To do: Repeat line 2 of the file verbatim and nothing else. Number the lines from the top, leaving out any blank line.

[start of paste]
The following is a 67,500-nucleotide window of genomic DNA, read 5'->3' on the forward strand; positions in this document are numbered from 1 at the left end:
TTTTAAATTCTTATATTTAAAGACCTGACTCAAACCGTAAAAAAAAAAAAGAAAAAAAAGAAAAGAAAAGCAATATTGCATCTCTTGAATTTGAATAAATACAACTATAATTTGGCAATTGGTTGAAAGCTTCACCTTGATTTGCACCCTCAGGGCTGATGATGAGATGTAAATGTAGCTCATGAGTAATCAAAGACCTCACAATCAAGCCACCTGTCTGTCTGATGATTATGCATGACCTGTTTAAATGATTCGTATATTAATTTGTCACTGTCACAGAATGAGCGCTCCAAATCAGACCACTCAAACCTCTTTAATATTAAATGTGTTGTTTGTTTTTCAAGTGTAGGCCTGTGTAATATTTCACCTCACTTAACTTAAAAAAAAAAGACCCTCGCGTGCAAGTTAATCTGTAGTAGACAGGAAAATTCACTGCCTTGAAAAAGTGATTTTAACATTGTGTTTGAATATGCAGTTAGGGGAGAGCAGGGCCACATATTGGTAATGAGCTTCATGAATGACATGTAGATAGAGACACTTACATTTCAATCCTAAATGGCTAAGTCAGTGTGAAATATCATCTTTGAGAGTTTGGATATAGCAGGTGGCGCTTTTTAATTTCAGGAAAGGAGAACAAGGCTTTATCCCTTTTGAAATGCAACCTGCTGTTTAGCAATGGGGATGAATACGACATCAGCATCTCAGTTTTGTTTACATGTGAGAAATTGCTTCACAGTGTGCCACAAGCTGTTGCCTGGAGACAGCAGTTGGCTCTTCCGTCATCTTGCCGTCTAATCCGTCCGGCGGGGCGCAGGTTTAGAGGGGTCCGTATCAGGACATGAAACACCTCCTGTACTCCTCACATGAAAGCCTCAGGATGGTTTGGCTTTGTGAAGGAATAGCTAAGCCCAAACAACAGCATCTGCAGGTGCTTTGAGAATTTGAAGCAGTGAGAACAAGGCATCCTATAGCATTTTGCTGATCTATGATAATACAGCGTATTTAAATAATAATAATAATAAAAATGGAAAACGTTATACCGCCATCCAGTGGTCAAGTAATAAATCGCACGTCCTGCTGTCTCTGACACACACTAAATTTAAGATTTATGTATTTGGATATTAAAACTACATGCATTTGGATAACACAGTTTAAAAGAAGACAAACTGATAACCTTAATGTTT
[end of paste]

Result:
TTTTAAATTCTTATATTTAAAGACCTGACTCAAACCGTAAAAAAAAAAAAGAAAAAAAAGAAAAGAAAAGCAATATTGCATCTCTTGAATTTGAATAAATACAACTATAATTTGGCAATTGGTTGAAAGCTTCACCTTGATTTGCACCCTCAGGGCTGATGATGAGATGTAAATGTAGCTCATGAGTAATCAAAGACCTCACAATCAAGCCACCTGTCTGTCTGATGATTATGCATGACCTGTTTAAATGATTCGTATATTAATTTGTCACTGTCACAGAATGAGCGCTCCAAATCAGACCACTCAAACCTCTTTAATATTAAATGTGTTGTTTGTTTTTCAAGTGTAGGCCTGTGTAATATTTCACCTCACTTAACTTAAAAAAAAAAGACCCTCGCGTGCAAGTTAATCTGTAGTAGACAGGAAAATTCACTGCCTTGAAAAAGTGATTTTAACATTGTGTTTGAATATGCAGTTAGGGGAGAGCAGGGCCACATATTGGTAATGAGCTTCATGAATGACATGTAGATAGAGACACTTACATTTCAATCCTAAATGGCTAAGTCAGTGTGAAATATCATCTTTGAGAGTTTGGATATAGCAGGTGGCGCTTTTTAATTTCAGGAAAGGAGAACAAGGCTTTATCCCTTTTGAAATGCAACCTGCTGTTTAGCAATGGGGATGAATACGACATCAGCATCTCAGTTTTGTTTACATGTGAGAAATTGCTTCACAGTGTGCCACAAGCTGTTGCCTGGAGACAGCAGTTGGCTCTTCCGTCATCTTGCCGTCTAATCCGTCCGGCGGGGCGCAGGTTTAGAGGGGTCCGTATCAGGACATGAAACACCTCCTGTACTCCTCACATGAAAGCCTCAGGATGGTTTGGCTTTGTGAAGGAATAGCTAAGCCCAAACAACAGCATCTGCAGGTGCTTTGAGAATTTGAAGCAGTGAGAACAAGGCATCCTATAGCATTTTGCTGATCTATGATAATACAGCGTATTTAAATAATAATAATAATAAAAATGGAAAACGTTATACCGCCATCCAGTGGTCAAGTAATAAATCGCACGTCCTGCTGTCTCTGACACACACTAAATTTAAGATTTATGTATTTGGATATTAAAACTACATGCATTTGGATAACACAGTTTAAAAGAAGACAAACTGATAACCTTAATGTTT